This short tutorial covers how to render a Mandelbulb via an .ass file. We are generating a "Mandelbulb" 3D version of the Mandelbrot and Julia sets. For more information about how to generate the Mandelbulb, see the Large Datasets from Procedurals tutorial.

_{Closeup of the Mandelbulb. You can clearly see that it is formed of thousands of tiny spheres}

A Julia set is the set of points on the complex plane that when squared and added iteratively to a constant (C), the 'prisoner' points fail to leave a circle of radius 2. There is a full Julia set for all possible values of C; C is a 2-dimensional value on the complex plane.

Julia sets come in 2 different types:

1. Completely connected.

2. A disconnected Cantor dust of points (for more on Cantor dust - http://en.wikipedia.org/wiki/Cantor_set

If the center point (0,0) of a Julia set is a prisoner point, then the Julia set is completely connected; if it is not a prisoner point the Julia set is a Cantor dust.

The Mandelbrot set is the set if all fully connected Julia sets. It is generated by sampling the center point of all possible Julia sets. That means, for every point on a mandelbrot set, you can generate a Julia set. Although both sets are continuous functions in the complex plane, they are usually rendered by sampling an even grid (pixels), and if the point is a prisoner point, it is rendered black.

The Mandelbulb extends this math into three dimensions. This generator works by sampling all points in a regular grid, and if the point is a prisoner point, it adds it to an AiPoints geometry node for rendering.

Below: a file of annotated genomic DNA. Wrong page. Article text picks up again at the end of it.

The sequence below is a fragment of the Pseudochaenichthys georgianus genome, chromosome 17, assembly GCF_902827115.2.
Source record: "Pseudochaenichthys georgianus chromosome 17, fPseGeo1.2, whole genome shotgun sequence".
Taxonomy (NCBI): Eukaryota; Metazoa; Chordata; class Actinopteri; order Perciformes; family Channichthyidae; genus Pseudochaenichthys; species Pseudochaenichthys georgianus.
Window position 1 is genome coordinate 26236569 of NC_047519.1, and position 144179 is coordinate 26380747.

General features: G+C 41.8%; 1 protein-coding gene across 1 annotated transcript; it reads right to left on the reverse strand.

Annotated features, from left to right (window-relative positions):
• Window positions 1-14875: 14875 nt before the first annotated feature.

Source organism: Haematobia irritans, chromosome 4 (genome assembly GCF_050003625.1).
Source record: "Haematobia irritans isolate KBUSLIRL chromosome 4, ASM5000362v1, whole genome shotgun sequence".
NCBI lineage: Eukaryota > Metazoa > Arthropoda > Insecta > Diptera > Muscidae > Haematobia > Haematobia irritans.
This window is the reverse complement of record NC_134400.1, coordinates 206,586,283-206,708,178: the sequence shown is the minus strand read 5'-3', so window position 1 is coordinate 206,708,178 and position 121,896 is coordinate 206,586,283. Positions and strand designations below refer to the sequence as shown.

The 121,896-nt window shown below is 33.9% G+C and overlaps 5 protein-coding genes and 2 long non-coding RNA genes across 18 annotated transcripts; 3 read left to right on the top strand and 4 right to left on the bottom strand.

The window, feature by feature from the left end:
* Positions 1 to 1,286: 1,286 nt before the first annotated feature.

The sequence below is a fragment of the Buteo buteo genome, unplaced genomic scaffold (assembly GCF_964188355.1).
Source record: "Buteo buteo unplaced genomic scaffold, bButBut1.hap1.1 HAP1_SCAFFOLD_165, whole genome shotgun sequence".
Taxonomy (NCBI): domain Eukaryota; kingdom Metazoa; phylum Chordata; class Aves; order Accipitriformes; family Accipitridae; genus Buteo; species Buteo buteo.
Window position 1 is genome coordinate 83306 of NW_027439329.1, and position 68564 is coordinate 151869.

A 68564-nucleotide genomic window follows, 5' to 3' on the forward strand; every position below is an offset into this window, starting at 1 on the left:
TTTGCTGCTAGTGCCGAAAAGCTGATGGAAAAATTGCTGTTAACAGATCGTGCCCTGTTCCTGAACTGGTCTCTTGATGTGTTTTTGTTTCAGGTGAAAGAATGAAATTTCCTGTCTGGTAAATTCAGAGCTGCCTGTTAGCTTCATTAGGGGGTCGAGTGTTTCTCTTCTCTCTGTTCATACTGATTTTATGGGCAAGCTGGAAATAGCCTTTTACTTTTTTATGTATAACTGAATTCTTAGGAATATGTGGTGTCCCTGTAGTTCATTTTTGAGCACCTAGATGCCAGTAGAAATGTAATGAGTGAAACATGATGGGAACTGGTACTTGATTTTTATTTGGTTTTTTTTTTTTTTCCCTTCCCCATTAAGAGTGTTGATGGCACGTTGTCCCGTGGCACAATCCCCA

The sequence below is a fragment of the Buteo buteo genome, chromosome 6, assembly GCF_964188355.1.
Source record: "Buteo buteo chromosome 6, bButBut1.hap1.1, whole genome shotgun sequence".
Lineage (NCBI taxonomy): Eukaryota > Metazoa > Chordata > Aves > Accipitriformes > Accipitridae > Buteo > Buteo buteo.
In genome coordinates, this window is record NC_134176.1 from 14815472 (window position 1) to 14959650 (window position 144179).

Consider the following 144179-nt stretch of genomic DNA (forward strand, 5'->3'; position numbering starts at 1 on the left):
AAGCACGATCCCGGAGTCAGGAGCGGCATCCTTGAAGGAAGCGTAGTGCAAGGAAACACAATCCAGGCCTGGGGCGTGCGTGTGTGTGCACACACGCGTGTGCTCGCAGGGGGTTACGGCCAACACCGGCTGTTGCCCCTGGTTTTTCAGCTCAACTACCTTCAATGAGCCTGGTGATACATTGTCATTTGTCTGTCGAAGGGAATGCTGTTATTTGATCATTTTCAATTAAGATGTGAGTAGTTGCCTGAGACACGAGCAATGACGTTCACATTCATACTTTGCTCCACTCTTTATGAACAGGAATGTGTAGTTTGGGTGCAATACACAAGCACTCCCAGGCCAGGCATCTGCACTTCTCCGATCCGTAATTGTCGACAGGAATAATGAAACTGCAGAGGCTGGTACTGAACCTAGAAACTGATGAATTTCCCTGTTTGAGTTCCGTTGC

You will need the following files to create and render the Mandelbulb:

Ensure that you are using an up to date version of Arnold before following this tutorial. Otherwise, you may encounter problems when rendering the Mandelbulb.

**Mandelbulb**in the scene.

You can assign a shader to the Mandelbulb Arnold Procedural (standin). Create a light and render the scene. It will take a moment before rendering to generate the Mandelbulb.

See this .ass file for an example.

Gridsize is the number of cells in the grid, i.e. 800 x 800 x 800.

To increase the resolution of the Mandelbulb, you will need to increase the grid size. Higher numbers will create more spheres. Be careful when increasing this number as memory use and render times will increase.

Maximum number of iterations to try. If after this number of iterations, the point is still inside a sphere of radius 2, then it is assumed to be a prisoner point.

In two dimensions, Julia sets, and Mandelbrot sets are computed by iterating Z raised to a power of 2 added to C. In three dimensions, raising to a power of 8 gives more interesting results, but there is a control to try changing this if desired.

This is a multiplier for the radii of the spheres in each cell; larger spheres will blend better, but will make it 'puffy', smaller spheres will show the grid more.

If a point doesn't iterate out farther than this distance, it is assumed to be well inside the Mandelbulb and will not be added for rendering; this clears out a large hollow area in the center of the Mandelbulb, making the geometry a bit lighter.

A switch to render as a Mandelbulb, or a julia set

That concludes this tutorial. Have a go at increasing the grid size in the .ass file and adding some more interesting lighting effects.